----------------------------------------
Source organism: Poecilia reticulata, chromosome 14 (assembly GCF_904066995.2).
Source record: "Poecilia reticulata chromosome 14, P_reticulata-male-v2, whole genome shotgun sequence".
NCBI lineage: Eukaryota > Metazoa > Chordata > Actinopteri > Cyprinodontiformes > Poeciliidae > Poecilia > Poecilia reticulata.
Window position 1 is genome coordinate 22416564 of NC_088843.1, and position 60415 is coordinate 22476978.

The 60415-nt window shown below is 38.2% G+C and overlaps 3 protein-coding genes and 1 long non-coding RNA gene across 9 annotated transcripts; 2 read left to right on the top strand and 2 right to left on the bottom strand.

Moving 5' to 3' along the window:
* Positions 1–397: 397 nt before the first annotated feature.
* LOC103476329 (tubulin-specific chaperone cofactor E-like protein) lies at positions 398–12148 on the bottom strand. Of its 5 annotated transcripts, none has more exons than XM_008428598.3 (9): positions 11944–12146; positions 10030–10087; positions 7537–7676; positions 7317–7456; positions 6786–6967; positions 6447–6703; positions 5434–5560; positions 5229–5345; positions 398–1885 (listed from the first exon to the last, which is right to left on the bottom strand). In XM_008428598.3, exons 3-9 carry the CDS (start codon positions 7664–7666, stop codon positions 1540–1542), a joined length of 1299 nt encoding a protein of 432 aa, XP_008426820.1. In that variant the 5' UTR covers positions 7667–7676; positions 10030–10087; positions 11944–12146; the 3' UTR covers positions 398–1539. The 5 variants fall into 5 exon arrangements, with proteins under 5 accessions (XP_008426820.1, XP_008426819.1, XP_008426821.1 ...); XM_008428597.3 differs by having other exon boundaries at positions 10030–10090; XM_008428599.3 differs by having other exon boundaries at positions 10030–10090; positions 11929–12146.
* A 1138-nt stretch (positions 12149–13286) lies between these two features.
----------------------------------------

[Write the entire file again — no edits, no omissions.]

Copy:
Source organism: Poecilia reticulata, chromosome 14 (assembly GCF_904066995.2).
Source record: "Poecilia reticulata chromosome 14, P_reticulata-male-v2, whole genome shotgun sequence".
NCBI lineage: Eukaryota > Metazoa > Chordata > Actinopteri > Cyprinodontiformes > Poeciliidae > Poecilia > Poecilia reticulata.
Window position 1 is genome coordinate 22416564 of NC_088843.1, and position 60415 is coordinate 22476978.

The 60415-nt window shown below is 38.2% G+C and overlaps 3 protein-coding genes and 1 long non-coding RNA gene across 9 annotated transcripts; 2 read left to right on the top strand and 2 right to left on the bottom strand.

Moving 5' to 3' along the window:
* Positions 1–397: 397 nt before the first annotated feature.
* LOC103476329 (tubulin-specific chaperone cofactor E-like protein) lies at positions 398–12148 on the bottom strand. Of its 5 annotated transcripts, none has more exons than XM_008428598.3 (9): positions 11944–12146; positions 10030–10087; positions 7537–7676; positions 7317–7456; positions 6786–6967; positions 6447–6703; positions 5434–5560; positions 5229–5345; positions 398–1885 (listed from the first exon to the last, which is right to left on the bottom strand). In XM_008428598.3, exons 3-9 carry the CDS (start codon positions 7664–7666, stop codon positions 1540–1542), a joined length of 1299 nt encoding a protein of 432 aa, XP_008426820.1. In that variant the 5' UTR covers positions 7667–7676; positions 10030–10087; positions 11944–12146; the 3' UTR covers positions 398–1539. The 5 variants fall into 5 exon arrangements, with proteins under 5 accessions (XP_008426820.1, XP_008426819.1, XP_008426821.1 ...); XM_008428597.3 differs by having other exon boundaries at positions 10030–10090; XM_008428599.3 differs by having other exon boundaries at positions 10030–10090; positions 11929–12146.
* A 1138-nt stretch (positions 12149–13286) lies between these two features.